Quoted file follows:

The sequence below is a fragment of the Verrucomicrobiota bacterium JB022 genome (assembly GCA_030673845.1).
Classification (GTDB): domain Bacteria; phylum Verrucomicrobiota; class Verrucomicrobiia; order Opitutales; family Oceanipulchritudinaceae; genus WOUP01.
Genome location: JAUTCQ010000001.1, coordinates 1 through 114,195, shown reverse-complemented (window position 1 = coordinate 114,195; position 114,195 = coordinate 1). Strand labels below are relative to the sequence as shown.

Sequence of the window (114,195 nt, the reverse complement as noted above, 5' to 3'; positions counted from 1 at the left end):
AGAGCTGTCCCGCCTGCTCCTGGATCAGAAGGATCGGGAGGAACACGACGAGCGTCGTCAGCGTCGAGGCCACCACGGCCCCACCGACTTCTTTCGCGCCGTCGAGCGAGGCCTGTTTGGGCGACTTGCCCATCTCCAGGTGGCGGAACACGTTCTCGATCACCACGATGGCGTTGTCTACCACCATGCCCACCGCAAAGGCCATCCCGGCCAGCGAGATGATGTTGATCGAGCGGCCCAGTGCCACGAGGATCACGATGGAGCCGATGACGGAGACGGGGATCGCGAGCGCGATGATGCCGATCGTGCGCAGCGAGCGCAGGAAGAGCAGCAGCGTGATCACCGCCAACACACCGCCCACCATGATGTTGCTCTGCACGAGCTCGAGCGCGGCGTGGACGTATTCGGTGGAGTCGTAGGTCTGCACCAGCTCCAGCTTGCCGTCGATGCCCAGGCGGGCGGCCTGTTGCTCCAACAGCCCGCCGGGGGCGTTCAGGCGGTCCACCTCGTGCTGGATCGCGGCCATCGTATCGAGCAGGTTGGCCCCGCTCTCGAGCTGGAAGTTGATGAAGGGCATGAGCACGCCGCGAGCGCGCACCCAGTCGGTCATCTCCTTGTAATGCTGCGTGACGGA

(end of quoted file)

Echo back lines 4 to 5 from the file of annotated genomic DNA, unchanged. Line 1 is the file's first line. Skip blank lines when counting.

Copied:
Sequence of the window (114,195 nt, the reverse complement as noted above, 5' to 3'; positions counted from 1 at the left end):
AGAGCTGTCCCGCCTGCTCCTGGATCAGAAGGATCGGGAGGAACACGACGAGCGTCGTCAGCGTCGAGGCCACCACGGCCCCACCGACTTCTTTCGCGCCGTCGAGCGAGGCCTGTTTGGGCGACTTGCCCATCTCCAGGTGGCGGAACACGTTCTCGATCACCACGATGGCGTTGTCTACCACCATGCCCACCGCAAAGGCCATCCCGGCCAGCGAGATGATGTTGATCGAGCGGCCCAGTGCCACGAGGATCACGATGGAGCCGATGACGGAGACGGGGATCGCGAGCGCGATGATGCCGATCGTGCGCAGCGAGCGCAGGAAGAGCAGCAGCGTGATCACCGCCAACACACCGCCCACCATGATGTTGCTCTGCACGAGCTCGAGCGCGGCGTGGACGTATTCGGTGGAGTCGTAGGTCTGCACCAGCTCCAGCTTGCCGTCGATGCCCAGGCGGGCGGCCTGTTGCTCCAACAGCCCGCCGGGGGCGTTCAGGCGGTCCACCTCGTGCTGGATCGCGGCCATCGTATCGAGCAGGTTGGCCCCGCTCTCGAGCTGGAAGTTGATGAAGGGCATGAGCACGCCGCGAGCGCGCACCCAGTCGGTCATCTCCTTGTAATGCTGCGTGACGGA